Intel, the world's largest semiconductor maker, will send its biggest gun, CEO Paul Otellini, to the International Consumer Electronics Show in Las Vegas Tuesday night, where he is to deliver a keynote address.
Before that, several more of the Santa Clara, Calif.-based chipmaker's customers are expected to announce new slim, lightweight laptops based on either the new Ultrabook chip that went into mass production last quarter, or the older i5 core processor that preceded it a year earlier.
On Monday, Hewlett-Packard, the world's biggest PC maker, introduced its Envy 14 Spectre, a 14-inch ultralight laptop with the Ultrabook chip. Meanwhile, Samsung Electronics showed its new Series 9 laptop, with a 13-inch or 15-Inch screen, based on the older Intel model.
Earlier, two more customers, Asus of Taiwan and Lenovo Group of China both announced new Ultrabook laptops. More are expected to be unveiled as the CES opens officially Tuesday from vendors such as Dell, the No. 2 U.S. maker; Acer of Taiwan; Toshiba, Sony and NEC of Japan.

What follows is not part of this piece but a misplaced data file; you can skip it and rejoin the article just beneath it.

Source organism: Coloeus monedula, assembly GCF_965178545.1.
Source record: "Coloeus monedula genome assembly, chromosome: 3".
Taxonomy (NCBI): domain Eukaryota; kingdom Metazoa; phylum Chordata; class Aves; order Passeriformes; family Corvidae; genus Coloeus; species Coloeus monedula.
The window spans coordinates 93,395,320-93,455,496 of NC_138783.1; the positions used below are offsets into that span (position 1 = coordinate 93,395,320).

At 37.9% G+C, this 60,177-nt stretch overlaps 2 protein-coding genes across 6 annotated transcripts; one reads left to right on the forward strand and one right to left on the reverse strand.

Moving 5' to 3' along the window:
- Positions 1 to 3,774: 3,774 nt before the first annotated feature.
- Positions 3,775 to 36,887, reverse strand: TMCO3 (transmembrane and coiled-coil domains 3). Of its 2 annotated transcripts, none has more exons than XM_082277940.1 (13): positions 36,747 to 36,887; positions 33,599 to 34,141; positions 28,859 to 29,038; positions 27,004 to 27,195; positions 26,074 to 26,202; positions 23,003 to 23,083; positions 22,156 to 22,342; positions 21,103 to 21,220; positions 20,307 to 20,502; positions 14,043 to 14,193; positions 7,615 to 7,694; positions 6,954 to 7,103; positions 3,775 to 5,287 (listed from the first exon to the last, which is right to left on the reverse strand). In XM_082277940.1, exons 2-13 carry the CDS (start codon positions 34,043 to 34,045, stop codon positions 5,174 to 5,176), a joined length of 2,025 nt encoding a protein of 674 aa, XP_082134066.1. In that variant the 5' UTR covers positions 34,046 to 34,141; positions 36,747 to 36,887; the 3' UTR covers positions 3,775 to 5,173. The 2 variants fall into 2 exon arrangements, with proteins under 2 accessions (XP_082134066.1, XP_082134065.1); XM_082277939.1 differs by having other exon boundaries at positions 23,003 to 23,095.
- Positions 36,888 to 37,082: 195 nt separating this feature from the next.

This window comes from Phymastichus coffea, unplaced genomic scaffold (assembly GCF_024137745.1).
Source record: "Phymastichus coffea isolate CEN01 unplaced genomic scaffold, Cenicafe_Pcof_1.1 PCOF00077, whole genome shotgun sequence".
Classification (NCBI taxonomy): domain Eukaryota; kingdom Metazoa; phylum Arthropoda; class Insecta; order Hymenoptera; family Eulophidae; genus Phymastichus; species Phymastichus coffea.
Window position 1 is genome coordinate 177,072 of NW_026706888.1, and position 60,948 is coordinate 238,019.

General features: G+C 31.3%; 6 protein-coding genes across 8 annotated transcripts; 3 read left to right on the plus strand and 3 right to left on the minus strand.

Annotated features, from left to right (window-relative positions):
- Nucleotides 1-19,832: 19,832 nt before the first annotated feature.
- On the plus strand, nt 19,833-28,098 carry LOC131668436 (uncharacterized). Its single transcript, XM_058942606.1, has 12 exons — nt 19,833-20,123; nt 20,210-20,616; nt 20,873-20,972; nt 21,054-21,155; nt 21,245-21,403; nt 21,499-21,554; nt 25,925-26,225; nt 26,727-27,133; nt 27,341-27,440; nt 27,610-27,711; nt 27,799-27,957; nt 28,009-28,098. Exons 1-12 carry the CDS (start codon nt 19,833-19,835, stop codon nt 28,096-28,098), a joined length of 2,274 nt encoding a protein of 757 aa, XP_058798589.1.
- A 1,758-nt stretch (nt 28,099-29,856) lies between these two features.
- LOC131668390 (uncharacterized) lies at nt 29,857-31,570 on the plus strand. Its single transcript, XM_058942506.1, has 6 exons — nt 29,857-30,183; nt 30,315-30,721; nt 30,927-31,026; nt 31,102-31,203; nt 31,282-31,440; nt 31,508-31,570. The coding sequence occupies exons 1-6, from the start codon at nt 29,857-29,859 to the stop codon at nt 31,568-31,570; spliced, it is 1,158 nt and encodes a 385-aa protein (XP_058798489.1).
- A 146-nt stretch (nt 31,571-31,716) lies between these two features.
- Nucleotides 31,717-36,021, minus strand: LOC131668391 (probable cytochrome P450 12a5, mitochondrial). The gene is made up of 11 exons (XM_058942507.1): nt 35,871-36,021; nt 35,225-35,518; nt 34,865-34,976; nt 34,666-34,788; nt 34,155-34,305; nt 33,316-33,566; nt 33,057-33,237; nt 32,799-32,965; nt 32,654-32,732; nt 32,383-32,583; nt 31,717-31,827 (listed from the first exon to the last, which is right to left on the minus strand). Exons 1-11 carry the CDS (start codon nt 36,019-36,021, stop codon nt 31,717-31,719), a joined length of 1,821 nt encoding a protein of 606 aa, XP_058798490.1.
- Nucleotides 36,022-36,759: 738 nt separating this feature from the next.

In a keynote address to the CES on Monday night, Microsoft CEO Steve Ballmer hailed the new Ultrabooks as a means of making computing more affordable and user friendly for consumers.
All of Intel's customers are seeking to copy some of the success rival Apple has had with its Macbook Air ultralightweight portable chips which are usually priced higher than Intel-based machines.
Apple, based in Cupertino, Calif., refrains from participating in the CES. Instead, it holds its own MacWorld expositions in San Francisco where top executives showcase products and meet with developers.
Intel shares closed Monday at $25.47, up 22 cents, not far below their 52-week high of $25.78